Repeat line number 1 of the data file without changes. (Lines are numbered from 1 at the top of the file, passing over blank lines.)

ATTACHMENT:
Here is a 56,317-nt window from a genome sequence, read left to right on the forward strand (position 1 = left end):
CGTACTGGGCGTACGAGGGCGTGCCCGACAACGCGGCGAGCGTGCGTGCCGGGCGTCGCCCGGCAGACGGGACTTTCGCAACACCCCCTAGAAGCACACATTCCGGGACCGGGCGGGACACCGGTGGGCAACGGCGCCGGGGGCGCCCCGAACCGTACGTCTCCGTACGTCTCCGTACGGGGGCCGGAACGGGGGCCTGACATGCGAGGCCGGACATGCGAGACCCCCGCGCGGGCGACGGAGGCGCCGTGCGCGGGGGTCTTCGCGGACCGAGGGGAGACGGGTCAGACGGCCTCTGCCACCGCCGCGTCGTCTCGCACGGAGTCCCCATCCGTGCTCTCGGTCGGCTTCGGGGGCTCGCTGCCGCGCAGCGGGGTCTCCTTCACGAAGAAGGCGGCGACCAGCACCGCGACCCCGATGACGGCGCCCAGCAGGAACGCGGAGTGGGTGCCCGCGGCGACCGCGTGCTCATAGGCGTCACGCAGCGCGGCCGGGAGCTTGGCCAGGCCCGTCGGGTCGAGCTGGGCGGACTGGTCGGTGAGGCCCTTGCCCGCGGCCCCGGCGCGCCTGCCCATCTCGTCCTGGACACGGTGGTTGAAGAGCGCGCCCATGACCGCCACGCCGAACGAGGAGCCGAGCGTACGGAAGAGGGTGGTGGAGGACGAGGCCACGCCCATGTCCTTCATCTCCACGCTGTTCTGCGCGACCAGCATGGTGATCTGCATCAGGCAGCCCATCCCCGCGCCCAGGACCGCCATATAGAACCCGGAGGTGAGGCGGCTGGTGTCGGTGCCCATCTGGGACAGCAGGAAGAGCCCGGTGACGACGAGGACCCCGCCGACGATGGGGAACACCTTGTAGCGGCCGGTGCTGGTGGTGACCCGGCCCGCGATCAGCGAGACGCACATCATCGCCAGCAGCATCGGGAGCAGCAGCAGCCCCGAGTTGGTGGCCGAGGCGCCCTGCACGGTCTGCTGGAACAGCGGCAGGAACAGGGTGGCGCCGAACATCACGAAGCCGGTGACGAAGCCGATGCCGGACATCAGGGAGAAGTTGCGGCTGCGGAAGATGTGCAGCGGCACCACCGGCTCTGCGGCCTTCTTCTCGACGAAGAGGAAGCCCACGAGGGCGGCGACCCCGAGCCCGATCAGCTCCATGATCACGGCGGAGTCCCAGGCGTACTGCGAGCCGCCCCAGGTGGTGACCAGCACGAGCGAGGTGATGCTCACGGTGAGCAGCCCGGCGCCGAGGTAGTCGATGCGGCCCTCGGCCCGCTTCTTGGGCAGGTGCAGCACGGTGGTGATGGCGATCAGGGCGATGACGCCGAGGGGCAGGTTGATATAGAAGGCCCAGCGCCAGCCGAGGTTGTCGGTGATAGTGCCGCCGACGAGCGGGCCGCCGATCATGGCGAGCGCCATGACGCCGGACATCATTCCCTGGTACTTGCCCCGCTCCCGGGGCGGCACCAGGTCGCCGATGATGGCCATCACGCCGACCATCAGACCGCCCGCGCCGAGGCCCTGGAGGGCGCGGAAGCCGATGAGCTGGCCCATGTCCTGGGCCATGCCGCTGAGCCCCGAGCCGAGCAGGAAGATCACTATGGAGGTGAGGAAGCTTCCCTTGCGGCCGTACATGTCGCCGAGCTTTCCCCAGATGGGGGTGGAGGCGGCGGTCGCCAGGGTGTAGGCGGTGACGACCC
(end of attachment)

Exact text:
Here is a 56,317-nt window from a genome sequence, read left to right on the forward strand (position 1 = left end):